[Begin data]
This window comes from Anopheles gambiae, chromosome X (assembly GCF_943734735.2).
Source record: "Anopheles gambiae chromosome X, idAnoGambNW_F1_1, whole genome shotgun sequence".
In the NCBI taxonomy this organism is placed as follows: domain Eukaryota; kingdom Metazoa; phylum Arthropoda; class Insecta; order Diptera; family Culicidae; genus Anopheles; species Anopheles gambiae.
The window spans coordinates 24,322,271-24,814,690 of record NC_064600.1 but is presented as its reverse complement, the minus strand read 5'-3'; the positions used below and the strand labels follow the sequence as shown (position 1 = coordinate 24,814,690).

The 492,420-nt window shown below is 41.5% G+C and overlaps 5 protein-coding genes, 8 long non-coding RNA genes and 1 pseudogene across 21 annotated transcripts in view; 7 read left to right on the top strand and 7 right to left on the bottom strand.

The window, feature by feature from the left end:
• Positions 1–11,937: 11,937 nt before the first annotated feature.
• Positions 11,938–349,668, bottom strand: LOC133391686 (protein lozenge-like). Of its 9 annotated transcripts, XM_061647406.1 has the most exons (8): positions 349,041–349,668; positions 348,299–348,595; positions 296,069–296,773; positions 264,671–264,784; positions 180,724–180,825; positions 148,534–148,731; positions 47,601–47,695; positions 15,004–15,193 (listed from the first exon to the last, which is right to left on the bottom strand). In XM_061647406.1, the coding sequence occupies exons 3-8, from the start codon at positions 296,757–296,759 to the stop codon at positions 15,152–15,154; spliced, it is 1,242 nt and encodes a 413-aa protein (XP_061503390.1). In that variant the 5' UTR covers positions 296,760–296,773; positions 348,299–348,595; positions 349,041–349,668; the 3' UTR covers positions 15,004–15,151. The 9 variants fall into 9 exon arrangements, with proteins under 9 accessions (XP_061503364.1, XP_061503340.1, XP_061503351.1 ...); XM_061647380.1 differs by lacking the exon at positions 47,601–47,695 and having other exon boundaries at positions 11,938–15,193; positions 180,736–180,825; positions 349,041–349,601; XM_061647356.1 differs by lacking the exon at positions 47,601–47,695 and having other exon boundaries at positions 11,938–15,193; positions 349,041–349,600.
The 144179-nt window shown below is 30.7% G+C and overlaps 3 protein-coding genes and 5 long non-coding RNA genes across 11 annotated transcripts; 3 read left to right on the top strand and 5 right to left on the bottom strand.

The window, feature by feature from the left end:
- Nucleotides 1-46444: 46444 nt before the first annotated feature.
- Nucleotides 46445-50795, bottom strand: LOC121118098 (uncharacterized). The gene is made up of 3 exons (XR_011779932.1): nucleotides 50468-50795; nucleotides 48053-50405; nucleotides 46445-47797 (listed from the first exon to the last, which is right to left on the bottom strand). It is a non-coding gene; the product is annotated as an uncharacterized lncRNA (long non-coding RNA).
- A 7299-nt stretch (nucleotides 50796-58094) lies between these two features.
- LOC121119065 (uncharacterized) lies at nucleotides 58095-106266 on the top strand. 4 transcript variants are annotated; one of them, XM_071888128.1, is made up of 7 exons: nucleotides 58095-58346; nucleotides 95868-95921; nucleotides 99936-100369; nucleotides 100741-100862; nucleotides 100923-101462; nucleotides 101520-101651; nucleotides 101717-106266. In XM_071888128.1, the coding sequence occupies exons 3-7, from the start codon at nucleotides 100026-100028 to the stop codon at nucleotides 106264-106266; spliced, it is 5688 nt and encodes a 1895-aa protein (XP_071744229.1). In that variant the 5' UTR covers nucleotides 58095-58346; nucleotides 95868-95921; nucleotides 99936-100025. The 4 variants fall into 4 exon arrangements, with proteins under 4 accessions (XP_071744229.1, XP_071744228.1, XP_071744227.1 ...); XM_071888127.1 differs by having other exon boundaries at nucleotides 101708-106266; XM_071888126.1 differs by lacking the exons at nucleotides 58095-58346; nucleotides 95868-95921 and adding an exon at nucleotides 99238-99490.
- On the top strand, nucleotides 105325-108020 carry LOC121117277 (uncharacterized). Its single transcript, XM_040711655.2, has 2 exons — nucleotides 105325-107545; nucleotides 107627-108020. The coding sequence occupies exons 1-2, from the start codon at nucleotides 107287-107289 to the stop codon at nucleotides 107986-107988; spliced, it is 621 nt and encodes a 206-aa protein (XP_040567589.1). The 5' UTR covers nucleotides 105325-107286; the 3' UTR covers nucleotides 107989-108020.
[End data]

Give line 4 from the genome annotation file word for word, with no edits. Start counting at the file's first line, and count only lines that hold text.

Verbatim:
The window spans coordinates 24,322,271-24,814,690 of record NC_064600.1 but is presented as its reverse complement, the minus strand read 5'-3'; the positions used below and the strand labels follow the sequence as shown (position 1 = coordinate 24,814,690).